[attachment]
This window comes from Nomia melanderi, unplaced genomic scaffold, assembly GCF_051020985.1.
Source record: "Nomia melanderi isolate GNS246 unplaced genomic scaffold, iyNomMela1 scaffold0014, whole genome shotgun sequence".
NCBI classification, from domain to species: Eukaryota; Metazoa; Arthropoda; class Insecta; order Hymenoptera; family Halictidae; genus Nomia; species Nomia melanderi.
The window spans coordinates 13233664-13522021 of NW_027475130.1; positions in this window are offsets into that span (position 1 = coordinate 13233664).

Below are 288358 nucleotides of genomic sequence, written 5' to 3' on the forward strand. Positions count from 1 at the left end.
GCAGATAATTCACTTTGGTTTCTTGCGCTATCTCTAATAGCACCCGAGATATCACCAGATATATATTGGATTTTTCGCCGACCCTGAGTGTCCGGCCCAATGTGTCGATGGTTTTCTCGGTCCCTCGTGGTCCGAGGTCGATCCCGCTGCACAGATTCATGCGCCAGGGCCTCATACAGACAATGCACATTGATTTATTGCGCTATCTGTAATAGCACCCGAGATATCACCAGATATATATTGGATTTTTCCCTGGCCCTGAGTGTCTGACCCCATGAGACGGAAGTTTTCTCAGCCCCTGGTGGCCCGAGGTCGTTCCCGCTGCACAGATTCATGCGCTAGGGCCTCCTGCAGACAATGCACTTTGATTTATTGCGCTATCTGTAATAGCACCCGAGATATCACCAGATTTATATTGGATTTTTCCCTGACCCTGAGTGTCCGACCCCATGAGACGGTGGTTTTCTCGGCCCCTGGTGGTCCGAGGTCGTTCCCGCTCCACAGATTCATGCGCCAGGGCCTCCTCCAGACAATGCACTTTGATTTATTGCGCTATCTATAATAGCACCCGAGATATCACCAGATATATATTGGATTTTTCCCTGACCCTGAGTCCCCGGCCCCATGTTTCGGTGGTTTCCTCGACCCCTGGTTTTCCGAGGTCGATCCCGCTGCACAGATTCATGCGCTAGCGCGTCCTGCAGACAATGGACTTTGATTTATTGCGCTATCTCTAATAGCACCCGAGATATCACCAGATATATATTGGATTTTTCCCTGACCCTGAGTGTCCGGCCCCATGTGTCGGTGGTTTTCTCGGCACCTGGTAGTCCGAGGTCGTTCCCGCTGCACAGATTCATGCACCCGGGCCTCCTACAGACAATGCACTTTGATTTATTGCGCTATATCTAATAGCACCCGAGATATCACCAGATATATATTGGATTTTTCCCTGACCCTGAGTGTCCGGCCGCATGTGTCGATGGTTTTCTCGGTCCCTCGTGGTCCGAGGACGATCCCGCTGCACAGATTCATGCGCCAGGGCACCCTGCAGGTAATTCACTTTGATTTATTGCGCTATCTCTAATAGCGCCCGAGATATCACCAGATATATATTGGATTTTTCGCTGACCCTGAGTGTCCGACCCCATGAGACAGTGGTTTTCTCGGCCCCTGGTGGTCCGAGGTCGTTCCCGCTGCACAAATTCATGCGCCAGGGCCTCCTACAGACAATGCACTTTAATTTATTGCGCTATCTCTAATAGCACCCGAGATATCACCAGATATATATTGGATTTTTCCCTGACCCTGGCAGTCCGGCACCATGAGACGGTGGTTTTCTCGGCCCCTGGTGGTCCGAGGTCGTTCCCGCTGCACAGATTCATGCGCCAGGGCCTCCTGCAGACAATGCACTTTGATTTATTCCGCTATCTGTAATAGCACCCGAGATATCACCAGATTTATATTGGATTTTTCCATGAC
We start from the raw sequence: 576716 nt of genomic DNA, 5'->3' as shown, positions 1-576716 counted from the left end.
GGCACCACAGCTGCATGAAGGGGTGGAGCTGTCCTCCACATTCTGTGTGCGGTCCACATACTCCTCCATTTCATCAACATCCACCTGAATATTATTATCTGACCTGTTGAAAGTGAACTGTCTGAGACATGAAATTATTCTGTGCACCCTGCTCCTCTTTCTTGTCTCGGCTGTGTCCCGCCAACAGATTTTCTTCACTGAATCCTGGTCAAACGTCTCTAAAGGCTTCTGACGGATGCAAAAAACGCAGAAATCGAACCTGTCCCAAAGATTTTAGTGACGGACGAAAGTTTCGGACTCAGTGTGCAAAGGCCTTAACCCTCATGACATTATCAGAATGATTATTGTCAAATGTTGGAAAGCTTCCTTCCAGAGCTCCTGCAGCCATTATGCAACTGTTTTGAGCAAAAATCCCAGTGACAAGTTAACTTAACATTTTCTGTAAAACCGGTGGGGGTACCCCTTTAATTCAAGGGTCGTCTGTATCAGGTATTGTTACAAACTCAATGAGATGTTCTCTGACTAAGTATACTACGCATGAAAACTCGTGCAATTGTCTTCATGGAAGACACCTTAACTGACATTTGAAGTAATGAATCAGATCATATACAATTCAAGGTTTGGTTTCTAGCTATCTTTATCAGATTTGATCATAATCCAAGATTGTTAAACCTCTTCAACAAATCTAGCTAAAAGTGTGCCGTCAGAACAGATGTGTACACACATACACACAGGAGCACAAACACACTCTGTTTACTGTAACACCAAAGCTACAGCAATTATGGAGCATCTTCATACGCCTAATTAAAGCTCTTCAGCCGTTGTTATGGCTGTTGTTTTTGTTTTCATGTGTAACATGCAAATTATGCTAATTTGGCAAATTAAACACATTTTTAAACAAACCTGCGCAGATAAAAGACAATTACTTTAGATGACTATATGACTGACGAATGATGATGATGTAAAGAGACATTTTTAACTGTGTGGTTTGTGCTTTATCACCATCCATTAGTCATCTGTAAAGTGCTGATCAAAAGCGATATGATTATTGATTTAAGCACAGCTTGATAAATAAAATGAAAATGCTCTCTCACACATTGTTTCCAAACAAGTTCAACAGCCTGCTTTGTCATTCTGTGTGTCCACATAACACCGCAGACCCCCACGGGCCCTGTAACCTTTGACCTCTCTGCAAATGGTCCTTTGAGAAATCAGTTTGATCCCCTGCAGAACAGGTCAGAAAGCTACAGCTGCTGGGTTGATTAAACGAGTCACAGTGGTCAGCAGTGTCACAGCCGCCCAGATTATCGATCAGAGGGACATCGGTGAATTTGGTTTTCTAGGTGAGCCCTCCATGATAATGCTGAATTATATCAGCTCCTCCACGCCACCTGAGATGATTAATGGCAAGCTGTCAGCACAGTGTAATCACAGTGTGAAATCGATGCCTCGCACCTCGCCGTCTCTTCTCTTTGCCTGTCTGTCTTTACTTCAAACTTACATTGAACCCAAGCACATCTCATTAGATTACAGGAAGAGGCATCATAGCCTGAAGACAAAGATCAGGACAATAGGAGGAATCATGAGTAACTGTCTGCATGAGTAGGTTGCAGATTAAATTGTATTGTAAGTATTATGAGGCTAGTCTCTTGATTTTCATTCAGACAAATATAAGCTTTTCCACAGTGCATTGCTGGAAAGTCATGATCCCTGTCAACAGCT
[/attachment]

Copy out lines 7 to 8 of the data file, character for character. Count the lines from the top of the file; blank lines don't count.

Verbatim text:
We start from the raw sequence: 576716 nt of genomic DNA, 5'->3' as shown, positions 1-576716 counted from the left end.
GGCACCACAGCTGCATGAAGGGGTGGAGCTGTCCTCCACATTCTGTGTGCGGTCCACATACTCCTCCATTTCATCAACATCCACCTGAATATTATTATCTGACCTGTTGAAAGTGAACTGTCTGAGACATGAAATTATTCTGTGCACCCTGCTCCTCTTTCTTGTCTCGGCTGTGTCCCGCCAACAGATTTTCTTCACTGAATCCTGGTCAAACGTCTCTAAAGGCTTCTGACGGATGCAAAAAACGCAGAAATCGAACCTGTCCCAAAGATTTTAGTGACGGACGAAAGTTTCGGACTCAGTGTGCAAAGGCCTTAACCCTCATGACATTATCAGAATGATTATTGTCAAATGTTGGAAAGCTTCCTTCCAGAGCTCCTGCAGCCATTATGCAACTGTTTTGAGCAAAAATCCCAGTGACAAGTTAACTTAACATTTTCTGTAAAACCGGTGGGGGTACCCCTTTAATTCAAGGGTCGTCTGTATCAGGTATTGTTACAAACTCAATGAGATGTTCTCTGACTAAGTATACTACGCATGAAAACTCGTGCAATTGTCTTCATGGAAGACACCTTAACTGACATTTGAAGTAATGAATCAGATCATATACAATTCAAGGTTTGGTTTCTAGCTATCTTTATCAGATTTGATCATAATCCAAGATTGTTAAACCTCTTCAACAAATCTAGCTAAAAGTGTGCCGTCAGAACAGATGTGTACACACATACACACAGGAGCACAAACACACTCTGTTTACTGTAACACCAAAGCTACAGCAATTATGGAGCATCTTCATACGCCTAATTAAAGCTCTTCAGCCGTTGTTATGGCTGTTGTTTTTGTTTTCATGTGTAACATGCAAATTATGCTAATTTGGCAAATTAAACACATTTTTAAACAAACCTGCGCAGATAAAAGACAATTACTTTAGATGACTATATGACTGACGAATGATGATGATGTAAAGAGACATTTTTAACTGTGTGGTTTGTGCTTTATCACCATCCATTAGTCATCTGTAAAGTGCTGATCAAAAGCGATATGATTATTGATTTAAGCACAGCTTGATAAATAAAATGAAAATGCTCTCTCACACATTGTTTCCAAACAAGTTCAACAGCCTGCTTTGTCATTCTGTGTGTCCACATAACACCGCAGACCCCCACGGGCCCTGTAACCTTTGACCTCTCTGCAAATGGTCCTTTGAGAAATCAGTTTGATCCCCTGCAGAACAGGTCAGAAAGCTACAGCTGCTGGGTTGATTAAACGAGTCACAGTGGTCAGCAGTGTCACAGCCGCCCAGATTATCGATCAGAGGGACATCGGTGAATTTGGTTTTCTAGGTGAGCCCTCCATGATAATGCTGAATTATATCAGCTCCTCCACGCCACCTGAGATGATTAATGGCAAGCTGTCAGCACAGTGTAATCACAGTGTGAAATCGATGCCTCGCACCTCGCCGTCTCTTCTCTTTGCCTGTCTGTCTTTACTTCAAACTTACATTGAACCCAAGCACATCTCATTAGATTACAGGAAGAGGCATCATAGCCTGAAGACAAAGATCAGGACAATAGGAGGAATCATGAGTAACTGTCTGCATGAGTAGGTTGCAGATTAAATTGTATTGTAAGTATTATGAGGCTAGTCTCTTGATTTTCATTCAGACAAATATAAGCTTTTCCACAGTGCATTGCTGGAAAGTCATGATCCCTGTCAACAGCT